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Important Terms about Storm Windows & Doors
Storm windows and doors serve a variety of valuable functions. Their ability to provide insulation can make a house more energy efficient, and they can also help ventilate your home. If you are looking to buy some storm windows and doors for your house, you may be confused by terminology often used to describe them. So below we'll define some of the important terms relating to storm windows and doors.
Storm door - A door installed on the outside of a house's exterior-access door. Storm doors serve several purposes, among them providing insulation and protecting the regular door from the elements. Their frames are typically made of wood, aluminum, or plastic material such as vinyl. Storm doors come in three types: full-view, ventilating, and retractable.
Full-view storm door - A type that has a single replaceable glass or screen panel.
Retractable screen storm door - A type that has a screen that can be rolled up when necessary.
Ventilating storm door - A type with both glass and screen panels. The glass panels can be moved to provide a greater or lesser degree of ventilation.
Storm window - An additional window installed in the frame of a home's outside-facing window. Interior storm windows are installed on the inside of a house. Exterior storm windows are installed on the outside of the window it protects. Unlike interior models, they can also help protect a window from hail and severe weather conditions.
Casement window - A type whose panels are attached by hinges to the side of the frame.
Replacement window - The term for a new window built into an existing opening.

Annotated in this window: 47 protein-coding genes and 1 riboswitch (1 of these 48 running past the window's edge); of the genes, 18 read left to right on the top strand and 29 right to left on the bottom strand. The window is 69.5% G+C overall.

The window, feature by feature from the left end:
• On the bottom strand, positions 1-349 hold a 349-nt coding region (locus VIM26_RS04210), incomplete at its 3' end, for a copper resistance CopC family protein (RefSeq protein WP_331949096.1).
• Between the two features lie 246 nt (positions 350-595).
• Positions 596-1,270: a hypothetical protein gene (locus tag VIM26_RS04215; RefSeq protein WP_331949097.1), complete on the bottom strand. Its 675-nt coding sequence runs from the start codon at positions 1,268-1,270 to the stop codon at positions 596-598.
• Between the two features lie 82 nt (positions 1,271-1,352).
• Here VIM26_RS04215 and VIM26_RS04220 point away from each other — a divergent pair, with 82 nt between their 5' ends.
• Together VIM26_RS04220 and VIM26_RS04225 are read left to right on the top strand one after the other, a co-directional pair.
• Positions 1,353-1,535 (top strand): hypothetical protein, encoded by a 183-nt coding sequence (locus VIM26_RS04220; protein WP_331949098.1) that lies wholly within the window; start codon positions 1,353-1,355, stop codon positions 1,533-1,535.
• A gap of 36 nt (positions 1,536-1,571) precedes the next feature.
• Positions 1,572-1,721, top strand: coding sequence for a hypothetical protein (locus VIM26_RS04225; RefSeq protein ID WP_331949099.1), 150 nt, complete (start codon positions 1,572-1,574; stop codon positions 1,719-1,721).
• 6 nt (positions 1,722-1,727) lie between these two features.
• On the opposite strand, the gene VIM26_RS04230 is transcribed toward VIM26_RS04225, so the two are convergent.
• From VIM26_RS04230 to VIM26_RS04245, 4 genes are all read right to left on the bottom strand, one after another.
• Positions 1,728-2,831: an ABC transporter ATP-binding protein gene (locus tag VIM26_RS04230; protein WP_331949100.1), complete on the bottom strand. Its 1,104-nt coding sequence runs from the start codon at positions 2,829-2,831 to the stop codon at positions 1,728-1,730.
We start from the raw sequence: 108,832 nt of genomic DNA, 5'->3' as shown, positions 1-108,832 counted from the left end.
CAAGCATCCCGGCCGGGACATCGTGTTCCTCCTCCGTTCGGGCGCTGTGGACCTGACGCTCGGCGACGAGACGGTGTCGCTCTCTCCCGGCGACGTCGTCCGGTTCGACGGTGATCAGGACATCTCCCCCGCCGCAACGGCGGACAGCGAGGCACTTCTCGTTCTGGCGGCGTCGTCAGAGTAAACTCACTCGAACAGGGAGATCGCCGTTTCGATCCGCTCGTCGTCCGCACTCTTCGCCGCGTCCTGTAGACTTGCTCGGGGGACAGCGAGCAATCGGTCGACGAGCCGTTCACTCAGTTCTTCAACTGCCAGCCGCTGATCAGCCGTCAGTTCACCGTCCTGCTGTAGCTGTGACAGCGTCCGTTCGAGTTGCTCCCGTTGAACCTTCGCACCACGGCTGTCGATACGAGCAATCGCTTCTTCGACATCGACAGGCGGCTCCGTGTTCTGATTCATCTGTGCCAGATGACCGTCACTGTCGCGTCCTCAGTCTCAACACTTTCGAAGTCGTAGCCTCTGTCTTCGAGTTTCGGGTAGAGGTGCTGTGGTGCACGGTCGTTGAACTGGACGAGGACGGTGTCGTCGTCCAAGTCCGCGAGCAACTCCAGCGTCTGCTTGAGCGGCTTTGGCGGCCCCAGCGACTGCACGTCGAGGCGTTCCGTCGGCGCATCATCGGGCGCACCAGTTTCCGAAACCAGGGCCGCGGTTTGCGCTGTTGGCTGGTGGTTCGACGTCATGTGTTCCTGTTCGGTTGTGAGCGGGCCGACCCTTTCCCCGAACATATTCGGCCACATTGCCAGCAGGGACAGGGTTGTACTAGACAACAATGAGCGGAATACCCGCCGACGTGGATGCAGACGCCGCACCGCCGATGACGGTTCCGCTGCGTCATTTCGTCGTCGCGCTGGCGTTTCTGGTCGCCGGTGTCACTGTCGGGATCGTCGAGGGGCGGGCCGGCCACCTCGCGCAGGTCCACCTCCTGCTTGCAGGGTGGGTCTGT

Storm windows and doors provide extra weather protection needed during colder months. They keep out the cold and seal in the heat, providing a barrier between the outside and inside. They are more secure than screen doors and come in a variety of materials, from glass and fiberglass to metal and aluminum. Usually, homeowners put screens on their doors in the summer and install exterior storm doors during the winter. Windows are usually protected all year round by storm windows, with the option of a screen. Contractors and other consumers can purchase storm windows and doors at home improvement stores, specialty window and door shops, glass dealers, and online. Companies that sell storm windows and doors may also sell accessories as well, such as tracks, shutters, panels, and screens. Often times, contractors buy bulk storm windows and doors when building new homes and offices, or installing additions such as basements. Wholesalers may be the best bet, as they typically provide bulk discounts off large quantities. If a home owner needs just one storm door or window, he or she may be best off heading to a retailer. Some dealers of storm windows and doors offer services such as repair, installation, and replacement by qualified experts. Usually, customers have the option of buying the products and installing them on their own or paying extra for a professional to do the job, whether that involves replacement of old windows or installing brand new ones. Some providers also make custom storm windows and doors for those looking for something a bit more unique. Consumers looking for more information on this topic can check out the Internet or visit a local home improvement store to view selections. Product line may include wood shutters, treatments, paneling, side windows, and metal and aluminum storm doors.